Three safe streets initiatives took steps forward Thursday as Philadelphia City Council approved an ordinance that could create a new class of traffic enforcement officer, and introduced legislation to allow speed cameras in the city and make protected bike lanes permanent on Market Street and John F. Kennedy Boulevard.

“Suddenly all this stuff coming at the same time,” said Randy LoBasso, spokesperson for the Bicycle Coalition of Greater Philadelphia, among the city’s most vocal advocates for street improvements. “It’s something.”

The “public safety” officer bill, passed by a 13-4 vote, now goes to Philadelphia voters via a May 21 ballot question, asking whether they want the special class of officer. Creating the position requires an amendment to the City Charter.

The speed camera legislation will likely be debated in the Streets and Services Committee in April. The bike lanes, which put parking spaces between cyclists and traffic from 15th to 20th Streets on Market and JFK, were introduced as a pilot program in June 2018, and city officials have said they have already helped slow traffic on the busy arteries. No further action on that bill has been scheduled yet.

The public safety officer legislation is short on details. It does not specify what enforcement powers officers would have, saying only that they would offer “support to the Police Department to regulate the flow of traffic.” It does not address staffing or cost.

If the ballot question is approved, the city would have one year to work out the specifics on how to use and organize the new officers, said City Council President Darrell L. Clarke, who introduced the ordinance.

The new public safety officers would not be armed and would not have the power to arrest or detain people, Clarke said. They would be assigned to curtail behavior from drivers, cyclists, and pedestrians that contribute to congestion. They also would assist police and help with quality-of-life issues in the city’s neighborhoods. The officers would be assigned to different city departments by the managing director, who would determine the number needed.

>>READ MORE: Why is Philly stuck in traffic?

Clarke has said he envisioned about 100 civil service officers paid through the general fund and would eventually want to see them under the authority of the Philadelphia Police Department. Police Commissioner Richard Ross spoke in favor of the proposal during Council hearings last week, but the police union has been adamant in its opposition.

“We’ve previously said we’ve got enough officers to go do those jobs,” said Mike Neilon, a spokesperson for Fraternal Order of Police Lodge 5, which represents city officers.

The union reiterated Thursday that creating the position would violate state law that grants traffic enforcement powers to police officers. The union, Neilon said, would fight the creation of the new class of officers with the state labor board if the public votes to create it.

Clarke said that using sworn officers to do traffic enforcement was a misuse of resources in a city with a high crime rate. He said he did not think the new class of officers would violate state law.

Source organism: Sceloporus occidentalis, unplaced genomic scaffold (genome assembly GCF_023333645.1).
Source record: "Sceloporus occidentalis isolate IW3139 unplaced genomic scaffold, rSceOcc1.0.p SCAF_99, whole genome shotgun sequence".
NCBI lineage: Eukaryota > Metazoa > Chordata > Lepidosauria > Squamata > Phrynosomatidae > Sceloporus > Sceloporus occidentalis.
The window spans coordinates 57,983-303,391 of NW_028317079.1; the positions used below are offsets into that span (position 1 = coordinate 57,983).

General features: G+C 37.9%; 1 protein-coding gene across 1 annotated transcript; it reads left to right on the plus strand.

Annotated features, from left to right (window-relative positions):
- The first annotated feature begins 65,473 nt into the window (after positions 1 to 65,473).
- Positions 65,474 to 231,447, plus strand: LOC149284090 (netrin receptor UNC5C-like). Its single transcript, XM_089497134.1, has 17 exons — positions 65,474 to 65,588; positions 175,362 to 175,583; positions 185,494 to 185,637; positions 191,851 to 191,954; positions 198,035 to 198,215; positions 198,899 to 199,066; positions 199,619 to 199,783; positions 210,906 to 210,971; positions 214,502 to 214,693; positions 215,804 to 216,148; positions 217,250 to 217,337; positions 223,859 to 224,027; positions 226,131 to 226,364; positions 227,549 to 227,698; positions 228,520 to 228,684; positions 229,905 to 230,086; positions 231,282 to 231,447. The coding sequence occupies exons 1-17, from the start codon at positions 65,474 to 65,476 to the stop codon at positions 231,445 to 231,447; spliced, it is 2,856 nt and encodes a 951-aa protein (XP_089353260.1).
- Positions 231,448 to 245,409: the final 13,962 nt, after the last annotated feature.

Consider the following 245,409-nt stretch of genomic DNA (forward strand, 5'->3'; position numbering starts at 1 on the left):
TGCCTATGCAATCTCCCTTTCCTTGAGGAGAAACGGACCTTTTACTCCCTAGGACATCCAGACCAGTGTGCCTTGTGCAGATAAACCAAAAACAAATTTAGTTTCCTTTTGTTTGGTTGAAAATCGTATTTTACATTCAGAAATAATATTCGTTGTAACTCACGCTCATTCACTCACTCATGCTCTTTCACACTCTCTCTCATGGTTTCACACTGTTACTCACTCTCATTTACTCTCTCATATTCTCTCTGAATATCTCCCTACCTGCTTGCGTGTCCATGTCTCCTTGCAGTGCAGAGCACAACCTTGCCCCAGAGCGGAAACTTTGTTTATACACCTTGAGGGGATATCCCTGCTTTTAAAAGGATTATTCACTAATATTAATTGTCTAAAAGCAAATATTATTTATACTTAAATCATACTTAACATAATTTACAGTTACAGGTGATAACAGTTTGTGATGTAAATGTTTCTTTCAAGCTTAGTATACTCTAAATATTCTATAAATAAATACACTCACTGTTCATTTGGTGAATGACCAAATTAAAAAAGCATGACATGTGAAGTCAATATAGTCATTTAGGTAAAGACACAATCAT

“The things that we looked at clearly allow us to do what these people would be called on to do,” he said.

The flow of traffic on Philadelphia’s streets has worsened as the population grows, ride-share companies have moved in, and the boom in e-commerce brings a glut of delivery trucks to narrow streets. A report from the Center City District earlier this year found travel through Center City slowed from 2013 to 2017 for both private vehicles and public buses.

Councilman David Oh, who voted against the creation of special officers, said there were other alternatives to ease traffic congestion. He questioned the need for special officers in a city that doesn’t have severe traffic at all hours of the day, and he was concerned about unanswered questions about cost.

“Nobody has told me the cost of this,” Oh said. “I don’t know how we just throw in an entire new class of employees.”

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The speed camera bill introduced Thursday by Councilwoman Cherelle Parker has been long awaited by city planners. Pennsylvania’s legislature approved the use of speed cameras on Roosevelt Boulevard in October 2018, but City Council has to approve them before they can be installed.

The legislation would allow for cameras at seven to 11 locations along 11½ miles of the Boulevard and would likely be spaced close to a mile and a half apart. Fines would be tiered, with the smallest being $100 for traveling 11 mph to 20 mph over the speed limit (45 mph on most of the Boulevard). Going 31 mph over the speed limit would result in a $150 ticket. The cameras, which would be administered by the Philadelphia Parking Authority, would be in place by the end of this year. Motorists would get a 60-day grace period in which the cameras would issue warnings. Signs along the road would warn motorists that they were being watched by automatic enforcement.

Roosevelt Boulevard is considered the most dangerous thruway in the city, accounting for 8 percent of all crashes that resulted in death or serious injury in the city from 2013 to 2017. Last year, 21 people died on the road, according to preliminary police data.